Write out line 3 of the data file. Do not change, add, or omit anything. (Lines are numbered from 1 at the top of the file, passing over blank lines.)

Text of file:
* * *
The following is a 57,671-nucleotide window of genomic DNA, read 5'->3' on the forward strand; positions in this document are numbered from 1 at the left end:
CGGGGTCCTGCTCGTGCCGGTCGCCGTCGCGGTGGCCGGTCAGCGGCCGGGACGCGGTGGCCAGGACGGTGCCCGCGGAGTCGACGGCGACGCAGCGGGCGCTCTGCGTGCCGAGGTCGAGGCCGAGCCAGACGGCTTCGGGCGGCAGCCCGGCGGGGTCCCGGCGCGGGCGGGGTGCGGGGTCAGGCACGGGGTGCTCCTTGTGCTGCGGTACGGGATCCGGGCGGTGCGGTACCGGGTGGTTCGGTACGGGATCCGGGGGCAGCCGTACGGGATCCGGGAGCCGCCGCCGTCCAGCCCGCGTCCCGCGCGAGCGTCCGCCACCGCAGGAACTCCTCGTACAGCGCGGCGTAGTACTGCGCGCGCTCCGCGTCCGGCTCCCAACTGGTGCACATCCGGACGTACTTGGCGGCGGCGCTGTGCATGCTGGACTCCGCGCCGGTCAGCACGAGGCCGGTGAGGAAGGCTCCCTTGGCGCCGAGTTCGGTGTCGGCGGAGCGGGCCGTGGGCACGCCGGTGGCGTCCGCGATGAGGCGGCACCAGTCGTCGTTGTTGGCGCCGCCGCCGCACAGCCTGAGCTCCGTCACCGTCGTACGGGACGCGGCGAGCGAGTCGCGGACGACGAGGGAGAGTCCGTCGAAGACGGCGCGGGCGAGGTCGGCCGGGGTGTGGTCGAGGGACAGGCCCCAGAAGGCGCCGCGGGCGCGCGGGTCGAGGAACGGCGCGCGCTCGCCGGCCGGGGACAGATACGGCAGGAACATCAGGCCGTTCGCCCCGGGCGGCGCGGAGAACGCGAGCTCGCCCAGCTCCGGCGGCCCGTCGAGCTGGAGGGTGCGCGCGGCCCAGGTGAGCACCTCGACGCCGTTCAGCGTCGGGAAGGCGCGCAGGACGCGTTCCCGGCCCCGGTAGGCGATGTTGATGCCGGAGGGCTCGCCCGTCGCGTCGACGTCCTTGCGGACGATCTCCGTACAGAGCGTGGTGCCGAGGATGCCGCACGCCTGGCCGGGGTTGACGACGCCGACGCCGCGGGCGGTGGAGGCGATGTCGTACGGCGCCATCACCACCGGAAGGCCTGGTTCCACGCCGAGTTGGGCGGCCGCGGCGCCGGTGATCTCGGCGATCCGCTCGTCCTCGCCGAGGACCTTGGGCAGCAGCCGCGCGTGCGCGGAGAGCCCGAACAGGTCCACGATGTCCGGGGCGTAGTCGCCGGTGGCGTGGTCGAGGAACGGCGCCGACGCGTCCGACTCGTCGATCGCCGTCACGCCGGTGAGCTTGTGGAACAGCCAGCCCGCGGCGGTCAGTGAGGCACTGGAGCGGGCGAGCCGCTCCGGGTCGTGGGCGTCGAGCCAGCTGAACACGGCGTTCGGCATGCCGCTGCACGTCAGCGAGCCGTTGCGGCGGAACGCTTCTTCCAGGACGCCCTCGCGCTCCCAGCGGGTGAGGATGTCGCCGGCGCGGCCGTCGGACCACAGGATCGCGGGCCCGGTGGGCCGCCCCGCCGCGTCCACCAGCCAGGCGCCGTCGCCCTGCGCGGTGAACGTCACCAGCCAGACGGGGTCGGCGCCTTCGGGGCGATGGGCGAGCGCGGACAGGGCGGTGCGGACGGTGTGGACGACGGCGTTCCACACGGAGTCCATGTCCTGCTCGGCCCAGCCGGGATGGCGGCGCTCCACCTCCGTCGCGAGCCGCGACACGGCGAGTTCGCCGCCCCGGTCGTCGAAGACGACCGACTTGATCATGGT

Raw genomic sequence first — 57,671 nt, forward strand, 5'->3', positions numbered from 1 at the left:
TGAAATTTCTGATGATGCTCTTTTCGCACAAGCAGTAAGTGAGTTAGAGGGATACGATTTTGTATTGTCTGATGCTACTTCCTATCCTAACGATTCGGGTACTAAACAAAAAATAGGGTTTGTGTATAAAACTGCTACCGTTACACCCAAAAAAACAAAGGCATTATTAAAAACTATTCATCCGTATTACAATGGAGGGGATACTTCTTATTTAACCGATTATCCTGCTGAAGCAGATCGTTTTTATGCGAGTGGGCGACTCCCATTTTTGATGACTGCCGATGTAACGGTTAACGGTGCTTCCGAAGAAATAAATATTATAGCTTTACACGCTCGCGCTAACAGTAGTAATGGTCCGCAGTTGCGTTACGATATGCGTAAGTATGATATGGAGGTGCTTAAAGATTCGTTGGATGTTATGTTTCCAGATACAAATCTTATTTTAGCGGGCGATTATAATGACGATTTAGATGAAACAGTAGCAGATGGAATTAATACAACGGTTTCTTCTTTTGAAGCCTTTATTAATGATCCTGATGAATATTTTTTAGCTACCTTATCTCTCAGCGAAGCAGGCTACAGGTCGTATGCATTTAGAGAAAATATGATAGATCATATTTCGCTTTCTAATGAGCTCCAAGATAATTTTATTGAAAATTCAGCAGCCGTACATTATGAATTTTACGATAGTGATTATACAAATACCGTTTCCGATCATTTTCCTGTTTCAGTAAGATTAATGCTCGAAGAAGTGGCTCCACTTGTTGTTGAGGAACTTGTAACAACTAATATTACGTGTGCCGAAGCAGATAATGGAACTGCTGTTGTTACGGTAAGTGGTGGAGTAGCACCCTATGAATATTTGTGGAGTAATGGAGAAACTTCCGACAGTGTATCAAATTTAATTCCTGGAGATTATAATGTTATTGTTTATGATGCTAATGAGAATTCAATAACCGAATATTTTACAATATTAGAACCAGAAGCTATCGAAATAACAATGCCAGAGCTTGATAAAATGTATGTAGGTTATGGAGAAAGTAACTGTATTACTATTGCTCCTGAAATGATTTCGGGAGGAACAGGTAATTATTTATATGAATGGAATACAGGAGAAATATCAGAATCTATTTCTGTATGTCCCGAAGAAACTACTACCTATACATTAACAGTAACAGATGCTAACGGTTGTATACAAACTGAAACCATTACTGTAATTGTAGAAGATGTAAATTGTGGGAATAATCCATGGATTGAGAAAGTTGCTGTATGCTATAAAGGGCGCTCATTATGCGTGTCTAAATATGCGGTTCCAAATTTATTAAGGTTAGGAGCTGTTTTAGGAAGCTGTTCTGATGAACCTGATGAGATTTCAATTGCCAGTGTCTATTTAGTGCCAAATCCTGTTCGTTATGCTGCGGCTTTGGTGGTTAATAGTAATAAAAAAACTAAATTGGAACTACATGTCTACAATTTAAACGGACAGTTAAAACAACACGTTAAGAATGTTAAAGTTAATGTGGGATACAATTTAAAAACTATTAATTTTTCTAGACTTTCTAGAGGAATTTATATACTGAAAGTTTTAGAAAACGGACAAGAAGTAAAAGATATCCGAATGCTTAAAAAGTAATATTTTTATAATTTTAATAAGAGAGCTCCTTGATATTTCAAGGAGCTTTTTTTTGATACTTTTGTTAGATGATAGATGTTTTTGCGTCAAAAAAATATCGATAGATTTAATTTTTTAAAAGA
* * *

Raw genomic sequence first — 57,671 nt, forward strand, 5'->3', positions numbered from 1 at the left: